Several church groups and individual churches have decided to stop investing in fossil fuels, including Anglican, Catholic, Methodist, Presbyterian and Baptist groups.
Thirty-six faith institutions from eleven countries have announced their divestment from fossil fuels. The group includes the Church in Wales, with more than £700 million of assets under management, which voted to divest from fossil fuels in April. It also includes the Diocese of Bristol and the Diocese of Oxford, the first Church of England dioceses to announce their divestment from fossil fuels, as well as the Baptist Union of Great Britain, the Catholic Diocese of Hallam and the General Assembly of Unitarian and Free Christian Churches.
Fossil fuels cause pollution by releasing carbon dioxide, which leads to heat being trapped in the earth's atmosphere. Many churches invest their assets in companies but several are deciding to remove their investment from companies that contribute to climate change.
The divestment announcement takes place as the UK prepares to host the G7 Summit in June and the UN climate summit (COP26) in Glasgow in November.
The Methodist Church announced it had divested its remaining fossil fuel holdings at the end of April, including £21 million of shares in Royal Dutch Shell, citing Shell's 'inadequate' climate plans. The Church of Scotland recently announced that it had also sold its remaining shares in oil and gas companies too.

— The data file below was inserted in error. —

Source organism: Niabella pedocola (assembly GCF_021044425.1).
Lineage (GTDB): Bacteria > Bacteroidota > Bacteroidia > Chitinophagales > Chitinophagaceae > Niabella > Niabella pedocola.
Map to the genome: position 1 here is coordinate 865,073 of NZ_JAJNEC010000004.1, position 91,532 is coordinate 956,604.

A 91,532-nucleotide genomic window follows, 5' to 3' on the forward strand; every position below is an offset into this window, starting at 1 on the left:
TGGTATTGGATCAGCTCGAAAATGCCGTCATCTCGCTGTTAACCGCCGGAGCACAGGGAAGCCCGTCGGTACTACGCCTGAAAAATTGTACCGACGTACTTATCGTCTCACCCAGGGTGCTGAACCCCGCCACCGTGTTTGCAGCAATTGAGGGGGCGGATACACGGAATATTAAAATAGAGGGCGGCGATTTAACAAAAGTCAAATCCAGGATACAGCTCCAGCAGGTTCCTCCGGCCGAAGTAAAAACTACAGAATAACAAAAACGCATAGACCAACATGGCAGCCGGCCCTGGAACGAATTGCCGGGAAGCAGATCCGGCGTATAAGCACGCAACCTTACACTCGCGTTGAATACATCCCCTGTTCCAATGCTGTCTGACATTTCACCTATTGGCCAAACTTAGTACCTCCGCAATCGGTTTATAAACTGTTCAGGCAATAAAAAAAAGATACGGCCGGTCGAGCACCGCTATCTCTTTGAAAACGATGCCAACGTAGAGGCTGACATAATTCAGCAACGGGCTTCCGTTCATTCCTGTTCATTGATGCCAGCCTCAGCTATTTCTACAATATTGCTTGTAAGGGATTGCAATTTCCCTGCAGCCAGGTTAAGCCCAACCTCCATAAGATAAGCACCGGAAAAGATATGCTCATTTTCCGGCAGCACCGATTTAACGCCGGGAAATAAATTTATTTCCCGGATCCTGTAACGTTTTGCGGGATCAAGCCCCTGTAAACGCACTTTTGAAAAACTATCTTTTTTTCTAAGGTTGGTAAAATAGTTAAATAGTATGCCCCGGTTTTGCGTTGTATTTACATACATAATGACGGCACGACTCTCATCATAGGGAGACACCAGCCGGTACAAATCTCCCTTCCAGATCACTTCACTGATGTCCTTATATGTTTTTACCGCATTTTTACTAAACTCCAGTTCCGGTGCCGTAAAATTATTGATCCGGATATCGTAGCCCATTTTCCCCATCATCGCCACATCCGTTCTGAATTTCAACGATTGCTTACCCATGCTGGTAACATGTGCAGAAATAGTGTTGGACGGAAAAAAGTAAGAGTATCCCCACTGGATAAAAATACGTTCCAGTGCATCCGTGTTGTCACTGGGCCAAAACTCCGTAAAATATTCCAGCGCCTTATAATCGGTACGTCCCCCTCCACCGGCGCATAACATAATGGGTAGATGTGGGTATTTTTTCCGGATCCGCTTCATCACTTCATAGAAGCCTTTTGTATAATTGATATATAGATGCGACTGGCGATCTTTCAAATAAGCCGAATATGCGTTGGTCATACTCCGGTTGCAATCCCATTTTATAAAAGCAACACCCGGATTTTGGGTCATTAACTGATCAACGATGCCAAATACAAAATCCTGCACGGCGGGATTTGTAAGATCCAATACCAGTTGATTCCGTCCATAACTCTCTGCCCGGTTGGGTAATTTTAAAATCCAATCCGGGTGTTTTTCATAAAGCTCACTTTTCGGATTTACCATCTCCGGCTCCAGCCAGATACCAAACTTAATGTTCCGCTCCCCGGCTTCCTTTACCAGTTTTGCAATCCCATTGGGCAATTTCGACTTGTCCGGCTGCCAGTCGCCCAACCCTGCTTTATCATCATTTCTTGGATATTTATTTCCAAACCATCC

The Catholic Diocese of Hallam and six Catholic dioceses in Ireland and several religious orders are announcing their divestment commitments.
Out of the global total of over 1,300 divestment commitments made to date, more than 450 are from faith institutions.
Rt Revd Dr Joanna Penberthy, Bishop of St Davids in the Church in Wales, said: "Every part of the world is now feeling the effects of climate change...Whilst these decisions are a major step forward for us, we recognise that there is still much to be done, and we hope that the actions of the churches will encourage governments and industry to work towards alternatives which will help to arrest and overcome the disastrous global warming which is affecting us all."
Revd Dr Dave Gregory, convenor of the Baptist Union's Environmental Network and former Baptist Union President, who is a former meteorologist at the Met Office, said: "It was inspiring to hear so many voices from across the generations and different parts of the Baptist Together family recognising the importance of the decision to divest from fossil fuels, and agreeing that this was the way we need to walk with Jesus together in the face of the climate and environmental crisis which for many in our world is an immediate climate emergency."